[swift-evolution] [Proposal] Explicit Non-Default-Implemented Protocol Requirements

Tino Heth 2th at gmx.de
Wed Aug 2 07:33:03 CDT 2017

> The same-file mentality comes from Swift 3, which introduced fileprivate (which, since Swift 4, got merged into private within a single file scope). With that feature, implementors don't have to choose between access protection and code locality and can get both.
You weren't here when this was discussed, were you?
It was nearly exactly the other way round:
Fileprivate has been there for years, it just was called private — and because the "church of extensions" ;-) has been so powerful, we finally ended up with what we have now.

>> They are recommended in style guides, influencers blog about them, and they motivated a ridiculous complex change in the access rights system. Yet I haven't seen any evidence that they offer real benefit.
> Extensions are a tool for decentralizing code. There are some critical limits on extensions that make main type definition subject to unavoidable bloating (required and designated initializers, stored properties, the deinitializer, and open methods), but everything else is a prime candidate for decentralizing. Putting as little code as possible into the type definition and semantically grouping the implementation into extensions improves readability and maintainability dramatically.
The thing is: This is just a claim that gets repeated over and over. There is no proof, and I even don't know a single study on that topic.

>> Extensions are great for adding useful helpers to existing types, and still allow you to selectively expose details of your own classes — but most people seem to ignore those options and focus on something can be done better with plain old comments.
> Relying on comments for invariants and preconditions is a poor design decision, because there's no way of enforcing them and the whole integrity of the code is thrown at the mercy of a human's carefulness (which is a horrible fate to befall upon any code). By writing the code in such a way that makes it impossible to be misused (by way of compiler enforcement), the code becomes resilient and no amount of clumsy usage can lead to incredibly obscure bugs that would take a week of debugging to catch.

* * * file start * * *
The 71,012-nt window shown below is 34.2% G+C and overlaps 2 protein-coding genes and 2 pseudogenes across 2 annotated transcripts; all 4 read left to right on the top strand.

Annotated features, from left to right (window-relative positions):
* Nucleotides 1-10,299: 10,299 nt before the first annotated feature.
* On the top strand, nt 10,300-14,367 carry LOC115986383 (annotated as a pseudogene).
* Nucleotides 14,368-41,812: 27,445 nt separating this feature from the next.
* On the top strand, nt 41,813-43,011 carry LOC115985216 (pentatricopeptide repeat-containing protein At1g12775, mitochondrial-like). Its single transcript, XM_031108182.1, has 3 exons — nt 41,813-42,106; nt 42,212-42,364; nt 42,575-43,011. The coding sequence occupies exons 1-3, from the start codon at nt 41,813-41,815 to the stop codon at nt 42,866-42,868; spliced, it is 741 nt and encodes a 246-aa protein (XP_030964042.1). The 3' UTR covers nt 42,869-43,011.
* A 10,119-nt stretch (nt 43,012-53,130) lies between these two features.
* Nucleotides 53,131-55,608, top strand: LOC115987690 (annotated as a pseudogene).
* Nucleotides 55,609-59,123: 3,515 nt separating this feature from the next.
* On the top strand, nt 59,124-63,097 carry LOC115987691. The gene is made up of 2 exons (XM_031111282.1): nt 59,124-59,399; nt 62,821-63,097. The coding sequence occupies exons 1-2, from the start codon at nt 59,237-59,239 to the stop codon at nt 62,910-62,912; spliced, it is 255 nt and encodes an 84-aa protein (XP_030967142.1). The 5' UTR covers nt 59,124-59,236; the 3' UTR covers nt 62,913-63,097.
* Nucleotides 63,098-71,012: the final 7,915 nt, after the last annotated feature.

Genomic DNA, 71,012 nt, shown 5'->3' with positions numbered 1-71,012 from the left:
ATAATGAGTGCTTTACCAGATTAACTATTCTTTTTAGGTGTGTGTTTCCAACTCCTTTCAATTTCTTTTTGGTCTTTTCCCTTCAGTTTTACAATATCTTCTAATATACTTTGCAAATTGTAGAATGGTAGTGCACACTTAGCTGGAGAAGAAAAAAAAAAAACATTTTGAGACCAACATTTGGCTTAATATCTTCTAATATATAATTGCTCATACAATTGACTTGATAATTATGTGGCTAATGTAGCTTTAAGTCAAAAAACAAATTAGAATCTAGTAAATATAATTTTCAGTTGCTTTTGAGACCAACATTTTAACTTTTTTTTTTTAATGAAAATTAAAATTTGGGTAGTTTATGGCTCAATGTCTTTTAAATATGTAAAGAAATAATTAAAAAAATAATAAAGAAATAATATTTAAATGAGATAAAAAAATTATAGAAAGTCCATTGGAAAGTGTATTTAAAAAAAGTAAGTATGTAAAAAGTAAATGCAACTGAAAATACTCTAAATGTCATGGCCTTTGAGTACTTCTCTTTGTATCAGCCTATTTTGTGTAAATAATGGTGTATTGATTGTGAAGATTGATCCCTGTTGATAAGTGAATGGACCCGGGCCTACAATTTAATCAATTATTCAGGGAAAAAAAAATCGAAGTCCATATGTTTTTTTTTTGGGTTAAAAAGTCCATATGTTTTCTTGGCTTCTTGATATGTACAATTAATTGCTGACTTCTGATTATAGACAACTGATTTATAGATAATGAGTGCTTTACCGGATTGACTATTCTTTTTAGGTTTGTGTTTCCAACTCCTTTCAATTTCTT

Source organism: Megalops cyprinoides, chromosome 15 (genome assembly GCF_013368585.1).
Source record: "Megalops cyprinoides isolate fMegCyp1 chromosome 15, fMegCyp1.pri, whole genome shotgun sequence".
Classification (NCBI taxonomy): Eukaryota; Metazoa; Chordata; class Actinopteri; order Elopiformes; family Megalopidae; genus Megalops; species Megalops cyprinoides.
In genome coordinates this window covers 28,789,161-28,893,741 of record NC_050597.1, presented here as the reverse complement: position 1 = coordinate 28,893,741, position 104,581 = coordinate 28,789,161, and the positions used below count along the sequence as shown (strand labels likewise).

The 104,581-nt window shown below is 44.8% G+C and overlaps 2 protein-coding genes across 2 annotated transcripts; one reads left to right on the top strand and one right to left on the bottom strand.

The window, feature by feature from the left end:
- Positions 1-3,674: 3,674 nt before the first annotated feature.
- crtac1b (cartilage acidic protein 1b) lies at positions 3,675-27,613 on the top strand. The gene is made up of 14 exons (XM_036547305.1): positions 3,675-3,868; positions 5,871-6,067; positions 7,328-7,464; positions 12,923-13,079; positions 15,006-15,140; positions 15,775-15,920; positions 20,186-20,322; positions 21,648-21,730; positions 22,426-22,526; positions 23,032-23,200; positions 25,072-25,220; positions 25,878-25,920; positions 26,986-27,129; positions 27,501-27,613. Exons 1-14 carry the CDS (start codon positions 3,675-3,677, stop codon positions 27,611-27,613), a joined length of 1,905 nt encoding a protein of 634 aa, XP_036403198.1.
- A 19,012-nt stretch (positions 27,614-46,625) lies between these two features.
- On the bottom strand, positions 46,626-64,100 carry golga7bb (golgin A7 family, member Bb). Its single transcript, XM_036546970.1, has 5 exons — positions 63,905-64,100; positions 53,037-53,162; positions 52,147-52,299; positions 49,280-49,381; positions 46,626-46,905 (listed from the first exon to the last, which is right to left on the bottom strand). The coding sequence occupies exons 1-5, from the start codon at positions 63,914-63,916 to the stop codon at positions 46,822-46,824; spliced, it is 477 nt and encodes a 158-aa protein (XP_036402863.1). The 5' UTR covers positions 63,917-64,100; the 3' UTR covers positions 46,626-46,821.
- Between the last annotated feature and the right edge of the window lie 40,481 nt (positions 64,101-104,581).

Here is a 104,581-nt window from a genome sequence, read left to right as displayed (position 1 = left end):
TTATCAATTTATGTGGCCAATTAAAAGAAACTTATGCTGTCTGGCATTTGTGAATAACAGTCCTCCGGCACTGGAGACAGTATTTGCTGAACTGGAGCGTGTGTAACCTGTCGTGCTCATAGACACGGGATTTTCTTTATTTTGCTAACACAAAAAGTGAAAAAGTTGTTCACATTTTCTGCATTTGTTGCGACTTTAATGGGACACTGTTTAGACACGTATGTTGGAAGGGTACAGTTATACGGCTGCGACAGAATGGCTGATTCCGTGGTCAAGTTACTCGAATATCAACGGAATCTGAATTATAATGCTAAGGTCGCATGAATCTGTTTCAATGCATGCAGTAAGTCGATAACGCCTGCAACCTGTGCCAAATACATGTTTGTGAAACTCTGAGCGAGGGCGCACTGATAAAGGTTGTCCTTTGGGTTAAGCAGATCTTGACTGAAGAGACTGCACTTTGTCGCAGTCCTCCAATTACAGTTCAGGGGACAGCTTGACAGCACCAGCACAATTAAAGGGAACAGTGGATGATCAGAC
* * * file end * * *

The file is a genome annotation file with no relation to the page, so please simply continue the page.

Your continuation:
But extensions are no tool to do so: They have no features that offer any protection, exactly like comments — they are just more typing and don't show up properly in Xcode.

import UIKit

class MyViewController: UIViewController {

extension MyViewController: UITableViewDataSource {

    func tableView(_ tableView: UITableView, numberOfRowslnSection: Int) -> Int {
        return 1

    func tableView(_ tableView: UITableView, didSelectRowAt: IndexPath) {
        print("Hu, isn't this a delegate method?")

extension MyViewController: UITableViewDelegate {
    func tableView(_ tableView: UITableView, numberOfRowsInSection: Int) -> Int {
        return 99

    func tableView(_ tableView: UITableView, cellForRowAt indexPath: IndexPath) -> UITableViewCell {
        let cell = UITableViewCell(style: .default, reuseIdentifier: "")
        cell.textLabel?.text = "I should get my data from a datasource"
        return cell

This is perfectly valid Swift, and it is build on extensions — but does it increase the quality of the code?
Same file extensions are nothing but a different pair of parenthesis to surround your code, and since Swift 4, you can shuffle around those delimiters however you like, and it has still the same meaning for the compiler.
They enforce nothing, and so far, I haven't seen any ideas to increase their power.

>> [sorry for the rant — but I think a critical look at extensions is long overdue: I rarely see someone questioning their role, so basically, we are making important decisions based on pure superstition]
>> A protocol itself is already a vehicle to group related methods,
> A protocol is a vehicle for generic programming and separation of abstractions.
True — but does that stop a protocol from being a way to group related methods?

>>  and if you have a huge entity, it doesn't get better just because you split it and hide its complexity.
> Splitting and hiding complexity is by far the only reasonable way of dealing with huge entities. If the entity gains too much responsibility, it's probably a good idea to split it into several smaller entities. If the entity contains a large amount of accidental complexity that solely serves the purpose of enabling a select set of intended features, then it's probably a good idea to hide the accidental complexity away from users of the entity.
> In fact, that's exactly why I always wished that protocols could get private requirements that are there solely for use in protocol extensions and are otherwise hidden from existence. I haven't talked about this in detail because I don't see a reasonable way of implementing it yet.

Like protected (you can override/implement, but never call)?
Guess this will haunt us forever ;-) — but that door is imho closed now.

- Tino

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